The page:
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How to Have Sober Fun in College

Medically Reviewed by: Charley Allen

Table of Contents

Happy days with friends

While it can’t be denied that the ostensible purpose of college is to prepare young people for careers and nurture their minds, for many freshmen entering college the main thing they look forward to is having a fun time. In the popular imagination college is a time for partying, drinking, and hooking up.

In fact, according to the National Survey on Drug Use and Health, one third of college students regularly engage in binge drinking. Almost 10% of college students engage in binge drinking very frequently — defined as 5 or more days per month. College students drink heavily for a number of reasons. 

For many, it is a form of stress relief from academic and social pressures. Others do it because they want to be accepted by their peer groups, especially during this time of being away from family for the first time. Others drink because they suffer from addiction.

How to Have Sober Fun in College?

For sober students this heavy drinking can appear to be an unwelcome aspect of the college experience. Many sober students worry that their sobriety will prevent them from having fun. Will they be unable to attend parties? Will it be more difficult to make friends? Will college just be a boring academic slog?

These are questions and fears that everyone in early sobriety has. Ultimately, college is no different from every other part of life. It is always possible to have fun. After a while, most people in recovery come to the conclusion that staying sober is actually more fun than abusing drugs and alcohol.

Ideas for Having Sober Fun in College

  • Throw sober parties. For many students, the college experience is about partying. This is true in particular at a party school. There’s no reason to abandon those experiences even if you’re sober. There are likely plenty of other sober students on campus. Chances are, even students who aren’t in recovery would have a good time at a sober party.
  • Join a student organization. Universities always have a wide assortment of student organizations to join. They have student organizations for every kind of interest. There are organizations devoted to political purposes, organizations for career networking, or more hobby-focused organizations. If you don’t see an organization that interests you, you can create one yourself. These organizations can be incredibly great ways to meet people with shared interests, and most have nothing to do with alcohol.
  • Play a sport or work out. Joining a league to play a team sport like basketball or dodgeball can be a great way to let loose and release some of that extra stress. Not only will you meet people, you’ll get in shape in the process. Some studies have even shown that exercise decreases the chances of relapse. Chances are, you’ll also end up looking a lot hotter than the average drinker with a beer belly. And if team sports aren’t your thing, you can always hit the gym and do a solo workout!
  • Schedule a game night. Invite some friends over and let the good times roll! You can set out some old fashioned board games or the latest video games. If you’re worried about sober social occasions being awkward or filled with long silent pauses, playing games can be a great way of breaking the ice and giving people something to focus on.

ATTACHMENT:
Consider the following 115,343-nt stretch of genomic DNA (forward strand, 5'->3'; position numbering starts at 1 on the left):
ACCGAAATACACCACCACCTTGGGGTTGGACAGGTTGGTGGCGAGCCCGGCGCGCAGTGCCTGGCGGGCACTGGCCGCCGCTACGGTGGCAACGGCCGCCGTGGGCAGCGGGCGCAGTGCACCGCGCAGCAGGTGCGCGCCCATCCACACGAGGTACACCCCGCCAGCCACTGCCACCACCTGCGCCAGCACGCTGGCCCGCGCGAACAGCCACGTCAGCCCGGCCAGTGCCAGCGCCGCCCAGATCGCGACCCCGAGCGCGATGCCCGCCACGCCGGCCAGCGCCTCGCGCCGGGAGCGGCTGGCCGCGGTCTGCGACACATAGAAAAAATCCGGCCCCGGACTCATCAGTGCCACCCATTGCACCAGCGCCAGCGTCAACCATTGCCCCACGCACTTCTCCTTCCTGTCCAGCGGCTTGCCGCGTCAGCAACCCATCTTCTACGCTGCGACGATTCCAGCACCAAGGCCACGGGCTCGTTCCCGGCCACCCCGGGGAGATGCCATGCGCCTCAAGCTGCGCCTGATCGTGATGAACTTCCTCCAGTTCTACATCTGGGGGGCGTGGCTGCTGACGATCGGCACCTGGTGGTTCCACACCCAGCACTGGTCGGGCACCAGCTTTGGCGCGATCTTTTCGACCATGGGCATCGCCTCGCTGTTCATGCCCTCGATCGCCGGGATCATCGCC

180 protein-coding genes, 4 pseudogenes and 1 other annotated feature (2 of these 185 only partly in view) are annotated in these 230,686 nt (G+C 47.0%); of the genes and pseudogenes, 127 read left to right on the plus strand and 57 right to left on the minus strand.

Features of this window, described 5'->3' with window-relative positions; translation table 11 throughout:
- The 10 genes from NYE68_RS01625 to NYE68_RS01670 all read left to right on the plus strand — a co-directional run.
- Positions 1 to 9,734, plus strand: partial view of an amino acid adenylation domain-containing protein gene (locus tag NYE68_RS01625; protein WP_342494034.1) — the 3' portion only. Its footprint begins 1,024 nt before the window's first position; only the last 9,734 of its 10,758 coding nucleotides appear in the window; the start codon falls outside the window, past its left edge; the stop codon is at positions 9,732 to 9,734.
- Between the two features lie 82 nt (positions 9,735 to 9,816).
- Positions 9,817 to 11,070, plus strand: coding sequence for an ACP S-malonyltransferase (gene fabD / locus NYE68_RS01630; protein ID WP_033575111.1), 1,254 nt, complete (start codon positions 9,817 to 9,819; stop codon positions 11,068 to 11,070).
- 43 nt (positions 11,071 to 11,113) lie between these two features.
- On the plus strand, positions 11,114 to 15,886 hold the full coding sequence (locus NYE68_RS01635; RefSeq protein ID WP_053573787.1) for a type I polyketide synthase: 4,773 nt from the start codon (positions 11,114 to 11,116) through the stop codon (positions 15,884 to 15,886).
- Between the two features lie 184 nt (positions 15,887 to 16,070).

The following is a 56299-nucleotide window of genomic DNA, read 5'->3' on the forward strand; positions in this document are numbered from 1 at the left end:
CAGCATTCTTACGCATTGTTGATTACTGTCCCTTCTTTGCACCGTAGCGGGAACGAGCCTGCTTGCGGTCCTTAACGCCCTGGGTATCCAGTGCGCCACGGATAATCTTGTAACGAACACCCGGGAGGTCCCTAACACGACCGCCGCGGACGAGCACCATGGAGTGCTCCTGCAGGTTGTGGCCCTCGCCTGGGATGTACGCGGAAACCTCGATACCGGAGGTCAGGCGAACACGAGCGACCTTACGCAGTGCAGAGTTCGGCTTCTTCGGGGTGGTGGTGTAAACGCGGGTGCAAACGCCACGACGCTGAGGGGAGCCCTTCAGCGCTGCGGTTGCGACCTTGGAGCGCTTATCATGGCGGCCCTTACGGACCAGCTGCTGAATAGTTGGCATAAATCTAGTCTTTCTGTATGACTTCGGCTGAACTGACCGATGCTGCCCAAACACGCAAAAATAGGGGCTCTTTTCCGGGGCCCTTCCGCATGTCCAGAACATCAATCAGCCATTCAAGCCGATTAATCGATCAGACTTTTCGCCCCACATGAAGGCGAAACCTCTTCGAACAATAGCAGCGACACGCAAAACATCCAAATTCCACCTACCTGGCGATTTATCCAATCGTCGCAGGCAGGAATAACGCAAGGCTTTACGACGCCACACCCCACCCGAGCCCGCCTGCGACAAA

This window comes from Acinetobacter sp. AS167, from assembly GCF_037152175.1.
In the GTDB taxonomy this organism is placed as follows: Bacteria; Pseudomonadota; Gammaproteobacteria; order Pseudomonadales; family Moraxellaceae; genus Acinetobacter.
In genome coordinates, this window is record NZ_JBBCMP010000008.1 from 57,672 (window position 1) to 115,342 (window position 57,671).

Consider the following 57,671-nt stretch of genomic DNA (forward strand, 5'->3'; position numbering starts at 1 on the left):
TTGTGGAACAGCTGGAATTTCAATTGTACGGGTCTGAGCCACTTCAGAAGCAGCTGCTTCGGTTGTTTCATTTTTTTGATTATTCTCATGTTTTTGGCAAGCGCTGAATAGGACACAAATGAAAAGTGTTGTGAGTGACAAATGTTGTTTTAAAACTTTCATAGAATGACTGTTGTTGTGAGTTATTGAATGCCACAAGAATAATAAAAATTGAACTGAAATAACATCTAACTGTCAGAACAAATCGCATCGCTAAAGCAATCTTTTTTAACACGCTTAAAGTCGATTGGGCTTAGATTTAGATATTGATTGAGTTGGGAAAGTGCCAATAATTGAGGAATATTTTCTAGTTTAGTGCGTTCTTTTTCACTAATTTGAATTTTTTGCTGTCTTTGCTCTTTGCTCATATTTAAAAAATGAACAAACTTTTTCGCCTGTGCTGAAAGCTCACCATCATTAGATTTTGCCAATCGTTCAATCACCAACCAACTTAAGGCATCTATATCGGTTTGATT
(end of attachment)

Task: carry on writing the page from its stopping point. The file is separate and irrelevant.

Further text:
• Plan a movie marathon. Watching movies can be another great way of lessening some of the pressure involved in having a conversation. Not only does it give you something to focus your attention on for two hours, but you’ll have a shared experience to talk about afterwards!

How to Refuse Drinks

If you worry about looking lame not drinking at a non-sober event, there are many ways to refuse a drink smoothly.

  • Offer to be the designated driver. Not only is it a great excuse, but your friends will be grateful — and safe.
  • Hold an alternative drink in your hand. Holding a soda or Gatorade can be a great way of not feeling like an empty-handed weirdo at a party. For many people, having a drink in the hand is just about having a prop — not getting drunk.
  • Get up and dance. If you’re being active and doing something physical, chances are no one will wonder why you’re not taking shots. In fact, they’re likely to put down their own drinks and join you on the dance floor!

Getting Help

Staying sober in college can be difficult. It’s never fun to do it alone. If you have a problem with substance abuse, it is often a good idea to attend 12-step meetings. 

For those who need more structure and social support, aftercare programs like  sober living homes can be wonderful opportunities. People enrolled in sober living homes tend to have higher rates of recovery. Having a strong sober social support system can also be one of the best ways of having sober fun in college!


Edited by: David Beasley

David Beasley - Design for Recovery

David Beasley is a certified RADT (Registered Alcohol/Drug Technician). David, moved to California from North Carolina after many failed attempts to get sober.

Medically Reviewed by: Charley Allen

Charley earned his Masters of Clinical Psychology from Antioch University, Los Angeles, and is a California Licensed Marriage and Family Therapist (LMFT).He teaches mindfulness to both adults and children in group setting such as schools, corporate workplaces, and medical treatment facilities.

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